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Tuesday, January 25, 2022

Qatar mulls new policy requiring gov’t to interact with public online


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Information technology ministry ictQatar is seeking public feedback on a new e-participation policy that would require government agencies here to engage with residents via social media and other online channels.

According to the ministry’s latest draft policy document, the culture of e-participation is still lacking in Qatar, but is critical to improving transparency in the country.

In a statement, Hassan Jassim Al-Sayed, Assistant Secretary General of the Information Technology Sector – ICT Government Programs, said:

“E-participation is the sum total of both the government’s programs to encourage participation from the public and the willingness of the public to do so. It is imperative that to successfully embrace e-Participation in the State of Qatar, thereby ensuring social and economic progress of the nation, all government agencies implement the provisions as laid out in the draft policy provisions.”


Once implemented, government agencies would be required to assign a senior staff member the responsibility of communicating to the public on behalf of the agency, and to implement e-participation activities.

This person would also be tasked with raising awareness within the agency about the importance and benefits of engaging with residents online, and provide general guidance on social media usage in both professional and personal capacities.

Other new requirements on agencies would include:

  • Establishing their own web pages, and clearly state on them how residents can get in touch with government bodies (residents often complain that many ministries currently have a web presence, but that there are out of date and lack contact information);
  • Soliciting public feedback on topics of importance – though any issues related to Qatar’s internal security, relations with other countries or other sensitive subjects would be exempt;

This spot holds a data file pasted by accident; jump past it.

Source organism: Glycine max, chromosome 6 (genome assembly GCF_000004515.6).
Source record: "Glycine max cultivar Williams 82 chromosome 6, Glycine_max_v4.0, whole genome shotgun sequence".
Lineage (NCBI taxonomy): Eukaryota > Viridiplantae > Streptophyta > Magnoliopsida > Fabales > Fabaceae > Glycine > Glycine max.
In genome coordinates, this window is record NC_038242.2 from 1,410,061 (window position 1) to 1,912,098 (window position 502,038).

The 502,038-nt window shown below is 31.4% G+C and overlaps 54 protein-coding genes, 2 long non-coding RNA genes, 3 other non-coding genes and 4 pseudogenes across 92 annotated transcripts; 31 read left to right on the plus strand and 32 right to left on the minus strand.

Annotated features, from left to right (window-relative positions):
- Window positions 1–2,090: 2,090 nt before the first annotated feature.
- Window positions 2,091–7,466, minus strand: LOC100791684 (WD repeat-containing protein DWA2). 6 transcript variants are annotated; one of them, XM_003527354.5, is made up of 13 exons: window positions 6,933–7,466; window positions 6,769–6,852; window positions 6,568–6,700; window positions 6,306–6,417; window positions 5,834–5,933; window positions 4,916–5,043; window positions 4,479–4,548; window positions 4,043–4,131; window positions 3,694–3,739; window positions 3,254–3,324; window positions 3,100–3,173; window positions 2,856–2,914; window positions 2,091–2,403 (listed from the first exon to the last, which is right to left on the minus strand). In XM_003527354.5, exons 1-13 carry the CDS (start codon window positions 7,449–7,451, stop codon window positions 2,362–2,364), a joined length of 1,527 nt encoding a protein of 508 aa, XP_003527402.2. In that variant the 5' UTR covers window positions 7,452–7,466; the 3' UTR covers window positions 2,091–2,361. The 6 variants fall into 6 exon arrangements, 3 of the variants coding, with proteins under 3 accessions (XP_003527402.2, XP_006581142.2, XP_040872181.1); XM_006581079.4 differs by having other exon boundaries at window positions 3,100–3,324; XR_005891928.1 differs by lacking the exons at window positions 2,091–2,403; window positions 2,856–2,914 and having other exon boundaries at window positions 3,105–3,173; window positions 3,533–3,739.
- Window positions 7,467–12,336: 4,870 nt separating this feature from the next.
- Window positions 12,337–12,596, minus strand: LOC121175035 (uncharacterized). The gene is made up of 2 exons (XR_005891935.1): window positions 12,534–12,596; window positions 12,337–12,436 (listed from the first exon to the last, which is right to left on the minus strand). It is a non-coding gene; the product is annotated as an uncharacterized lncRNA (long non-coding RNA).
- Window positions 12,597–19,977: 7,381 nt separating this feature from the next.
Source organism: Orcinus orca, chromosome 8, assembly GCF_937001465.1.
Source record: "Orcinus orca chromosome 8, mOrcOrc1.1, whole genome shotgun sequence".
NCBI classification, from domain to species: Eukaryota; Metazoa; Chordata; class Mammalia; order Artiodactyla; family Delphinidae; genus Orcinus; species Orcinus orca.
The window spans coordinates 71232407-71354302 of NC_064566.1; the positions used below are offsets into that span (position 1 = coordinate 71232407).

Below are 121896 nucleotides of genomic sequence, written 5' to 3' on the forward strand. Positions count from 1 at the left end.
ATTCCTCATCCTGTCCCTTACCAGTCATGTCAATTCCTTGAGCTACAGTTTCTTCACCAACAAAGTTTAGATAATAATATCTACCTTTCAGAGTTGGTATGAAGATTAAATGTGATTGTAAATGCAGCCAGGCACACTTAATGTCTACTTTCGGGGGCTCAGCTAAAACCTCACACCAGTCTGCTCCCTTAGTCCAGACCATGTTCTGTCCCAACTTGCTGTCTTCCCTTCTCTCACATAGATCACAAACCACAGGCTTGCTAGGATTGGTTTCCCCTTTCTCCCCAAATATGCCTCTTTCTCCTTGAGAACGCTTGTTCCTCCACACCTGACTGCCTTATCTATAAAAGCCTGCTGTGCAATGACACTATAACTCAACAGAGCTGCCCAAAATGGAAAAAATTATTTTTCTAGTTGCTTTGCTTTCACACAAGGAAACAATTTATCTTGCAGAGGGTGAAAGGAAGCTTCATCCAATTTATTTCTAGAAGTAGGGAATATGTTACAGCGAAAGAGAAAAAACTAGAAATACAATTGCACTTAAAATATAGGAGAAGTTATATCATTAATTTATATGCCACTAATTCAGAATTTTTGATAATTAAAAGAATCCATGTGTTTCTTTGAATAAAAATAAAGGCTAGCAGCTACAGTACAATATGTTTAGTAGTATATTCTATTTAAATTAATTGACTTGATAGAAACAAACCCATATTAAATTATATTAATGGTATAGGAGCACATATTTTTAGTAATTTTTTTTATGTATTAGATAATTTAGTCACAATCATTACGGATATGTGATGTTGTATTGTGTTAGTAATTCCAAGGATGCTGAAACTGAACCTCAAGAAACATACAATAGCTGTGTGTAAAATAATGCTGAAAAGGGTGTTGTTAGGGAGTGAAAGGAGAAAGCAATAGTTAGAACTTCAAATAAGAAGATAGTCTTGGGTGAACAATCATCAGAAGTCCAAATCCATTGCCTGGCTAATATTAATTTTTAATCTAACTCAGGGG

• Explaining the rationale behind a new policy, and soliciting feedback from the public about potential changes;
  • Giving residents four to eight weeks to respond, depending on the urgency of the policy change; and
  • Following up and informing residents of the outcome, so that the know they were not wasting their time by engaging with the agency.

The policy document also urged government bodies to go beyond establishing websites by utilizing social media like Twitter and Facebook.

These forums could help agencies gauge public sentiment on certain issues, give them a chance to respond to misinformation regarding the government’s position on a subject and offer opportunities for feedback on new policies.


IctQatar added that it is planning to create a national e-participation portal that would help increase dialogue between the government and the public through discussion forums, polls and other features. It has tasked itself with monitoring and assessing agency participation in the portal, which would be in English and Arabic.

ictQatar timeline for e-participation policy

Residents have until Sept. 15 to give feedback on this policy document. According to the timeline listed by ictQatar, all government agencies would be engaging with residents under the new participation rules within a year of passing the policy.

Earlier this year, ictQatar introduced a new open data policy that would radically overhaul how ministries here work by requiring them to release non-personal data such as live traffic reports and certain crime stats to the public in an easy-to-read format.

That policy was expected to be implemented by June, but there has been no official word on it since it was first floated in March. UPDATE: IctQatar now says that the date of the policy implementation has yet to be determined.